RI lawmakers to take up marijuana dispensary rules
The Gov will take the lead from the Feds......Narahona said no, there's your answer. -UA
PROVIDENCE, R.I.—Rhode Island's state-licensed marijuana dispensaries could open within months, but they may not last long if the state adopts strict rules on the amount of marijuana they can have, medical marijuana advocates said Tuesday.
State lawmakers are set to review a proposed compromise on Wednesday that was crafted to let the three state-picked dispensaries to open, potentially within six months. Gov. Lincoln Chafee, an independent, blocked the dispensaries from opening last year after the state's top federal prosecutor warned they could face prosecution.
The compromise seeks to avoid federal intervention by setting limits on the amount of marijuana the dispensaries could have. But medical marijuana supporters said the dispensaries must be allowed to have enough marijuana on hand to meet demand. Otherwise, they might not be able to pay their bills, said JoAnne Leppanen, director of the Rhode Island Patient Advocacy Coalition.
"Everybody wants this to happen," she told The Associated Press on Tuesday. "But the fear is that we're going to come in too low, that we're going to put such a burden on the compassion centers that it may not be possible for them to sustain themselves."
It would be up to the state's Department of Health to set the limits once lawmakers approve the compromise. The Health Department plans to hold public hearings on the regulations once the bill passes.
Lawmakers who brokered the compromise with Chafee said it's designed to be flexible. If federal authorities again threaten to prosecute, the limits on the dispensaries could be tightened. If the dispensaries complain the limits are too strict, they could be relaxed.
"The challenge was getting a bill that will pass," said Sen. Rhoda Perry, D-Providence. "Yes, some of these details may be problematic. But we're moving ahead."
Perry said she hopes the General Assembly can pass the legislation quickly to allow the dispensaries to open, perhaps within six months.
The uncertainty means the dispensaries must plan to open without knowing how much marijuana they will be allowed to dispense.
Seth Bock, chief executive of the Greenleaf Compassionate Care Center of Portsmouth, said he'd like lawmakers to suggest a rough idea of how much marijuana would be allowed. The state could fine-tune the restrictions later, he said.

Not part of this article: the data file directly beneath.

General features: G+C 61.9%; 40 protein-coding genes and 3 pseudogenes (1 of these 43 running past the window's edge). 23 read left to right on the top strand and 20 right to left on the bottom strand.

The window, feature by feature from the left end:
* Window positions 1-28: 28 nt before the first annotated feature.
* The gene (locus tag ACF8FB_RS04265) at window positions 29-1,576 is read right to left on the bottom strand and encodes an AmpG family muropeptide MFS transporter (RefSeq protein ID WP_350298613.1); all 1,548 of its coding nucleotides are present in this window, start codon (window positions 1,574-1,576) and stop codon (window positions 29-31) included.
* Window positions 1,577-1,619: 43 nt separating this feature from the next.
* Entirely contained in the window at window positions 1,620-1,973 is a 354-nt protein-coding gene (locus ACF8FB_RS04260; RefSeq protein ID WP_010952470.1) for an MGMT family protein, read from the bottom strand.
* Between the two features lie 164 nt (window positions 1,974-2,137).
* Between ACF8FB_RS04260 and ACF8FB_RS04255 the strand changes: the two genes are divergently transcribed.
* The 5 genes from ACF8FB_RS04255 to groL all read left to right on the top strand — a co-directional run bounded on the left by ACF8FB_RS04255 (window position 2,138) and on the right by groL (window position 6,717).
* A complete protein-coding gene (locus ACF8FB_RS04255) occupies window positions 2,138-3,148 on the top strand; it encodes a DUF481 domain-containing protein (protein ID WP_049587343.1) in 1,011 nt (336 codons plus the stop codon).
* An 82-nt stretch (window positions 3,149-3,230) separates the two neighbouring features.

"Give us something in the law that allows us to move forward," said Bock, who practices acupuncture and Chinese medicine. "Without any guidance on volume it's impossible to decide if it's worth investing X amount of money to get this off the ground."
Greenleaf is one of the three dispensaries chosen by the state. The other two are the Thomas C. Slater Compassion Center in Providence and Summit Medical Compassion Center in Warwick.
On Monday, U.S. Attorney for Rhode Island Peter Neronha said federal authorities have not endorsed the compromise and remain opposed to large-scale commercial operations for medical marijuana.
In his letter to the state last year, Neronha warned that while patients wouldn't face prosecution, dispensary operators might.
Rhode Island enacted a law in 2006 allowing patients to legally possess small amounts of marijuana to treat conditions including chronic pain, severe nausea, seizures and multiple sclerosis. In 2009, lawmakers passed legislation to set up nonprofit dispensaries -- known as compassion centers -- where patients could obtain marijuana in a state-regulated environment.
More than 4,400 Rhode Islanders are now enrolled in the state's medical marijuana program.
George DesRoches said the dispensaries will play a critical role in the state's medical marijuana program by giving patients a safe and reliable place to purchase their medicine. The 45-year-old Providence man grows his own marijuana to treat chronic pain and fibromyalgia.
Earlier this month four men held him at gunpoint and stole marijuana and his laptop computer. DesRoches said Tuesday that the dispensary compromise is good news, but he's waiting to see how the state decides to regulate the facilities.
"I'm pretty jaded at this point," he said. "I'm hopeful they can find a way to do it, but if you set people up to fail, they will."